You are here

Saint Joseph's Day

Saint Joseph's Day recipes are prepared to mark Saint Joseph's Day, also known as Feast of St. Joseph or Solemnity of Saint Joseph. The day is mostly celebrated on March 19 across the Western world and it is the principal feast day of Saint Joseph, the husband of the Blessed Virgin Mary. In a few Catholic countries, the day is celebrated as Father's Day. The Saint's day is celebrated on the Sunday after Christmas by the Eastern Orthodox Church.

Traditional Saint Joseph's Day Food Menu

As Saint Joseph's Day is essentially a feast day, the food prepared is lavish and on a very grand scale. The occasion is essentially an Italian one and it is celebrated in Italy on a very large scale. Enormous buffets are created with traditional dishes like decorative breads, spring vegetable frittatas, minestrone, pastas, pastries and calamari, to name a few. The most important preparation of the day is the special sweets that are made. The names and shapes of these hot delicacies differ from one region to another; mostly however, these sweets are referred to as zeppole or frittelle. The sweets can be made from flour or rice and can be baked or fried.

One feature of the lavish Saint Joseph's Day preparations is that the dishes are always meatless and fish and other seafood are commonly prepared.

Significance of Saint Joseph's Day Dishes

Saint Joseph's Day recipes are prepared as a tribute to Saint Joseph.There seems to be no specific reason as to why some particular dishes have managed to become a part of an ages old tradition. As the day is a ‘feast’ the preparations are all grand and lavish.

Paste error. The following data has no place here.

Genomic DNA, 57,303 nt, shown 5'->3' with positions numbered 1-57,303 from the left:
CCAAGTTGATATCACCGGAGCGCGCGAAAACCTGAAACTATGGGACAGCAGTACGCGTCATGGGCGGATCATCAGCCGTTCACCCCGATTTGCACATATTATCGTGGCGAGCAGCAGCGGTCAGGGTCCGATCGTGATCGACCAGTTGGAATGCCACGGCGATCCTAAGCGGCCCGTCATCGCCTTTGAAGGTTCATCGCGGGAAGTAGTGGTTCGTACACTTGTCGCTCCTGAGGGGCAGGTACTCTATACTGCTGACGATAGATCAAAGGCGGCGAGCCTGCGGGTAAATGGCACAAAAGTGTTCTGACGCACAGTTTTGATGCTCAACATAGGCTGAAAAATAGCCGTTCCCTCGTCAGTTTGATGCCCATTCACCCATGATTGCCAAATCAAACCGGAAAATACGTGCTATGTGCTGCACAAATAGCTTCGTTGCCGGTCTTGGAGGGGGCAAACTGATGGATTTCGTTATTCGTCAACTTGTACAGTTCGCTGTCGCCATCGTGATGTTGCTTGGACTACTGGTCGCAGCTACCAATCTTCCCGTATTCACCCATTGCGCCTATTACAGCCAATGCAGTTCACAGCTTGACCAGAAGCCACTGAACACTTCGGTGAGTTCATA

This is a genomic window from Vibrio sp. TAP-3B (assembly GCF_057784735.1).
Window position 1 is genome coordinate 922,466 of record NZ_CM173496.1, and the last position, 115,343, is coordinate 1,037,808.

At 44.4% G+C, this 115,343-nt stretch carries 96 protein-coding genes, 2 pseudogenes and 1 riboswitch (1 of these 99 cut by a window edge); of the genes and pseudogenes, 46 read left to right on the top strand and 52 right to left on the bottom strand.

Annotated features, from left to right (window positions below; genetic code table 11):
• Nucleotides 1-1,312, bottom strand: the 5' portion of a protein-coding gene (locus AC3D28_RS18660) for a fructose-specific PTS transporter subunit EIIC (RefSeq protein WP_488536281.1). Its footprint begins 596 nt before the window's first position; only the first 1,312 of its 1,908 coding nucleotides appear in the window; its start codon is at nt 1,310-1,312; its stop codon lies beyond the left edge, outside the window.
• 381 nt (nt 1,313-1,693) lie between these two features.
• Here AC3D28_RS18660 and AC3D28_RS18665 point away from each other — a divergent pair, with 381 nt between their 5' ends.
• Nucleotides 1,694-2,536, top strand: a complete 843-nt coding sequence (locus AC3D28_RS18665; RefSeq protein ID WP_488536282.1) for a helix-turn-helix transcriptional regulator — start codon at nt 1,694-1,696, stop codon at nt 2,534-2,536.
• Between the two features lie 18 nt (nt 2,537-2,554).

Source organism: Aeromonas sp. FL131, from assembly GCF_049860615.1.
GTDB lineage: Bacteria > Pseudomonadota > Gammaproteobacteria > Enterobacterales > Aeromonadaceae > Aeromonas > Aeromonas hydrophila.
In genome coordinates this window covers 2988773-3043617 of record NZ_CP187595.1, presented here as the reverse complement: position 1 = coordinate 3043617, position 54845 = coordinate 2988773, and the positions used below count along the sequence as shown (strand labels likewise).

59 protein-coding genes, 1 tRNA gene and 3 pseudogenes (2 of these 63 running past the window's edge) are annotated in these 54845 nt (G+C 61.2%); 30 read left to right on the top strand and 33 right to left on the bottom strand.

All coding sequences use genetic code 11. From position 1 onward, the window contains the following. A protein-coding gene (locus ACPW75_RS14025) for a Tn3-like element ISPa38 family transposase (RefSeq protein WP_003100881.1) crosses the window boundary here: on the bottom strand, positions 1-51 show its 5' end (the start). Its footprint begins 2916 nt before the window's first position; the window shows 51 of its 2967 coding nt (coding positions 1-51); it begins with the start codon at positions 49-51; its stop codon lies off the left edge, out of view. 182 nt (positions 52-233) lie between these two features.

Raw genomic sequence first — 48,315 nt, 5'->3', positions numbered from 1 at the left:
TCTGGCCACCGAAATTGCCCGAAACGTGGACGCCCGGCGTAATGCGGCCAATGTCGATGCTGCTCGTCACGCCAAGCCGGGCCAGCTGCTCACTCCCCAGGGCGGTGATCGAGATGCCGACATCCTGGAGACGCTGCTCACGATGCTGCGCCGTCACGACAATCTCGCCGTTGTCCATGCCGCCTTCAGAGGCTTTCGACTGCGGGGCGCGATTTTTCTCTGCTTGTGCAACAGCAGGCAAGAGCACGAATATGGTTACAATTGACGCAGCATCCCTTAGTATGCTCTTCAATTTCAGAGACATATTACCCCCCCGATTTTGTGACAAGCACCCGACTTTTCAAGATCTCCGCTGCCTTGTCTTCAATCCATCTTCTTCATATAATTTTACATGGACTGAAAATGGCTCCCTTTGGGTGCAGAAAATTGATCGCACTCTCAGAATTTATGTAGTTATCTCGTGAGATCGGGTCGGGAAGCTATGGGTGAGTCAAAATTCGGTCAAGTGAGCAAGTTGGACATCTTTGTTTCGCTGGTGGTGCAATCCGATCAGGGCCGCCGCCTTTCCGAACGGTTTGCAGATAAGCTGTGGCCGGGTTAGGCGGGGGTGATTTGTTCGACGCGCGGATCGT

Modern Saint Joseph’s Day Recipes and their Variations

The traditional food items prepared to mark the day have managed to remain the same over the years. The special sweets and breads are still the same, although the ingredients are sometimes substituted for healthier versions.

Customary Ways to Serve and Eat Saint Joseph’s Day Food

The dishes prepared on the occasion are laid on a table which is always first blessed by a priest. The table is in three tiers, which is a symbol of the Most Holy Trinity. The top tier has a statue of St. Joseph and it is surrounded by flowers and greenery. The other tiers hold the food, flowers, candles, breads, pastries, wine and lemons.

The feast is enoyed after the Mass and begun after the cry 'Viva la tavola di San Giuse'. After the feast, alter of St. Joseph is smashed and the leftover food is donated and shared with the poor. The Saint Joseph’s Day recipes are mostly followed at homes and enjoyed together by family and friends.